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Micromorphological analysis of poly-phase deformation associated with the transport and emplacement of glaciotectonic rafts at West Runton, north Norfolk, UK

Vaughan-Hirsch, David P.; Phillips, Emrys; Lee, Jonathan R.; Hart, Jane K.. 2013 Micromorphological analysis of poly-phase deformation associated with the transport and emplacement of glaciotectonic rafts at West Runton, north Norfolk, UK. Boreas, 42 (2). 376-394. 10.1111/j.1502-3885.2012.00268.x

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Abstract/Summary

The ability of glaciers to detach and transport bedrock as glaciotectonic rafts is widely observed throughout Quaternary sections. However, the glaciological, hydrological and geological parameters controlling rafting are currently poorly constrained. There is a lack of structural and sedimentary evidence concerning rafting, and therefore the processes driving raft detachment, transport and emplacement are poorly understood. This paper contributes to our understanding by presenting a macro- and microstructural study of deformation associated with a chalk raft at West Runton, north Norfolk. Detailed thin-section analysis reveals several discrete micro-fabric orientations, representing poly-phase deformation occurring during raft transport and emplacement. A four-stage conceptual model for raft transport and emplacement is proposed, with deformation being partitioned into the relatively weaker Happisburgh Till member, the latter forming the host to the raft. Stage 1 is the main transport phase of the chalk raft, and was dominated by easterly (down-ice) directed ductile shearing. During Stage 2 a narrow ductile shear zone within the Happisburgh Till member propagated upwards through the base of the raft, leading to the detachment of an elongate block of chalk. Attenuated lenses of diamicton in this shear zone possess kinematics recording an easterly directed sense of shear. As deformation progressed, during Stage 3, the detached block impinged on the ‘high-strain’ zone wrapping the base of the raft, influencing the style of deformation partitioning and leading to localized, up-ice-directed kinematics. Stage 4 represents the final stages of raft emplacement, when the detachment zone at the base of the raft began to ‘lock-up’. These results demonstrate the relative importance of the hydrological controls associated with raft transport and emplacement underneath an actively advancing glacier. Furthermore, the model represents an example of how micromorphological analysis can reveal detailed poly-phase deformation histories in deformed glacial sediments.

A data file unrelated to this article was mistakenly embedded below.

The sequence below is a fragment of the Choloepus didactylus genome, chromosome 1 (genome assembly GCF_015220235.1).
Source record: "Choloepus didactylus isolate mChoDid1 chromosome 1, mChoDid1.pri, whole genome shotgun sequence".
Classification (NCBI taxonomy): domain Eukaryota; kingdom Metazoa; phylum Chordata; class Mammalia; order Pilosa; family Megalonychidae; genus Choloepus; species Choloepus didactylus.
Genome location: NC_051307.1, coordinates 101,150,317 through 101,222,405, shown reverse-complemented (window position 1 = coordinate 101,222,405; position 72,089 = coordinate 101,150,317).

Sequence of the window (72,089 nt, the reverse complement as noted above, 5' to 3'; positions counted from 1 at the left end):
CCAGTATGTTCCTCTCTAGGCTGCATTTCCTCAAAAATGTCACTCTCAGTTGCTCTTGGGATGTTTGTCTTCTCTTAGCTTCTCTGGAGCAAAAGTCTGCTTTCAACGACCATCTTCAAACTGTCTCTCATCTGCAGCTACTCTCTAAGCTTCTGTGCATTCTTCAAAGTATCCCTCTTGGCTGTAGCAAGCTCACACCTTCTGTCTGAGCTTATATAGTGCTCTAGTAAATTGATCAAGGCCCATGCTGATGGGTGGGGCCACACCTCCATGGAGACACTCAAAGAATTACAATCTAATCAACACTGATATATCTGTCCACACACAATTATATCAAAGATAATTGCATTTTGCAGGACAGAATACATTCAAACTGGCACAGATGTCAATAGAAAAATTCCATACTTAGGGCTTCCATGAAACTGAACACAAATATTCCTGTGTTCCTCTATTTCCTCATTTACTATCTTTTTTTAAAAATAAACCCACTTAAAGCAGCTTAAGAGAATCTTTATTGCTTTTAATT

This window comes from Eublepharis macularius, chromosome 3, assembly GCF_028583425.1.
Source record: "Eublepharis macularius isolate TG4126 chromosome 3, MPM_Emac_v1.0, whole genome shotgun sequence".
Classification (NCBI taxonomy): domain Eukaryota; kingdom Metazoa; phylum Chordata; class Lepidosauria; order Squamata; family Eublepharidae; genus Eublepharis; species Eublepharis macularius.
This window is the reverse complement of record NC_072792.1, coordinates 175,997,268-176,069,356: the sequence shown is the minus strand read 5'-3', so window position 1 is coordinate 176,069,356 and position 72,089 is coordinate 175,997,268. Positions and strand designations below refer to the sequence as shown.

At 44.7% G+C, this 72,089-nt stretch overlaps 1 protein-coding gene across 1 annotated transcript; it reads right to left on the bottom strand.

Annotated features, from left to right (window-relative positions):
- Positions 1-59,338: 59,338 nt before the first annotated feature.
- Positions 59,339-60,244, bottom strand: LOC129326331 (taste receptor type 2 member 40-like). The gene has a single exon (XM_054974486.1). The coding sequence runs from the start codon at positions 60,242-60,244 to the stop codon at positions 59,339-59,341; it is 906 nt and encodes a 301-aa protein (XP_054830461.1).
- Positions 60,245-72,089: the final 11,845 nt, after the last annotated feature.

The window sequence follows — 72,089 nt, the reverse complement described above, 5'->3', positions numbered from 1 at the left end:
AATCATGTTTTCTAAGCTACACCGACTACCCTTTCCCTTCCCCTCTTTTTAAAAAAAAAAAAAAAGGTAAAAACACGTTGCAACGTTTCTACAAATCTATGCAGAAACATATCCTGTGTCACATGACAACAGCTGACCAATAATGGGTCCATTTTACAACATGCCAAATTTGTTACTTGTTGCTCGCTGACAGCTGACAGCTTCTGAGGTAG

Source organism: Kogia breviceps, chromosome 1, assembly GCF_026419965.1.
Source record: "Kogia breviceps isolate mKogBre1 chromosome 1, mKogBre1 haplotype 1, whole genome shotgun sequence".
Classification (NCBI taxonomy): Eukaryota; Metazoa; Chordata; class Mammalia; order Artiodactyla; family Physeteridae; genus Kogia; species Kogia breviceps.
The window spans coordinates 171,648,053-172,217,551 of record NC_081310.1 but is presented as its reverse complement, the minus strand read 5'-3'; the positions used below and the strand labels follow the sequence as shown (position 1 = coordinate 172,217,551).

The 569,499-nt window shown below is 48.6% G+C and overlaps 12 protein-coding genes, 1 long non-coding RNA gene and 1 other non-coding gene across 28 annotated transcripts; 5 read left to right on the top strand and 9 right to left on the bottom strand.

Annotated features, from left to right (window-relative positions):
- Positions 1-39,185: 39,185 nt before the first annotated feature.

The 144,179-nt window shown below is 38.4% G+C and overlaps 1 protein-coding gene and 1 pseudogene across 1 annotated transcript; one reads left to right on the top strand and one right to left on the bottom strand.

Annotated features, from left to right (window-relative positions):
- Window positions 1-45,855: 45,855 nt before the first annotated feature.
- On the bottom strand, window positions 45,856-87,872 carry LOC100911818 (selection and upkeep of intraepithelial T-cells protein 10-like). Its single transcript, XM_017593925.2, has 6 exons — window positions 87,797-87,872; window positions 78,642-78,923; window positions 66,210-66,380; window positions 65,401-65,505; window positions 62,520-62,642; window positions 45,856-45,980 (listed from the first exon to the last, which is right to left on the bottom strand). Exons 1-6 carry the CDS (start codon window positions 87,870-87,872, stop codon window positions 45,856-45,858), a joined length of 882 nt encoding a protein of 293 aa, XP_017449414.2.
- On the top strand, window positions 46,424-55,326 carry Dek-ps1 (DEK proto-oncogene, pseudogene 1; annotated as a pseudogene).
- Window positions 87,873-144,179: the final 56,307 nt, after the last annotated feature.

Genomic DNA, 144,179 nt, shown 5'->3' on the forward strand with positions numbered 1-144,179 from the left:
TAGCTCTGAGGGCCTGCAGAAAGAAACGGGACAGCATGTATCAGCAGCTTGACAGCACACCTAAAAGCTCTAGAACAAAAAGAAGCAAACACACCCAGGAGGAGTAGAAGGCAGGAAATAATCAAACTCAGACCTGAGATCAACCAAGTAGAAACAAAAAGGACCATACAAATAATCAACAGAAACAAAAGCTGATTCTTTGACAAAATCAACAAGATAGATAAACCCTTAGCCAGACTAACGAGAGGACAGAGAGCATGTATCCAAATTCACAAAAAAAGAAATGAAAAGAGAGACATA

Item Type: Publication - Article
Digital Object Identifier (DOI): 10.1111/j.1502-3885.2012.00268.x
ISSN: 0300-9483
Additional Keywords: glacitectonic raft, micromorphology, East Anglia
Date made live: 12 Sep 2013 15:58 +0 (UTC)
URI: http://nora.nerc.ac.uk/id/eprint/502946

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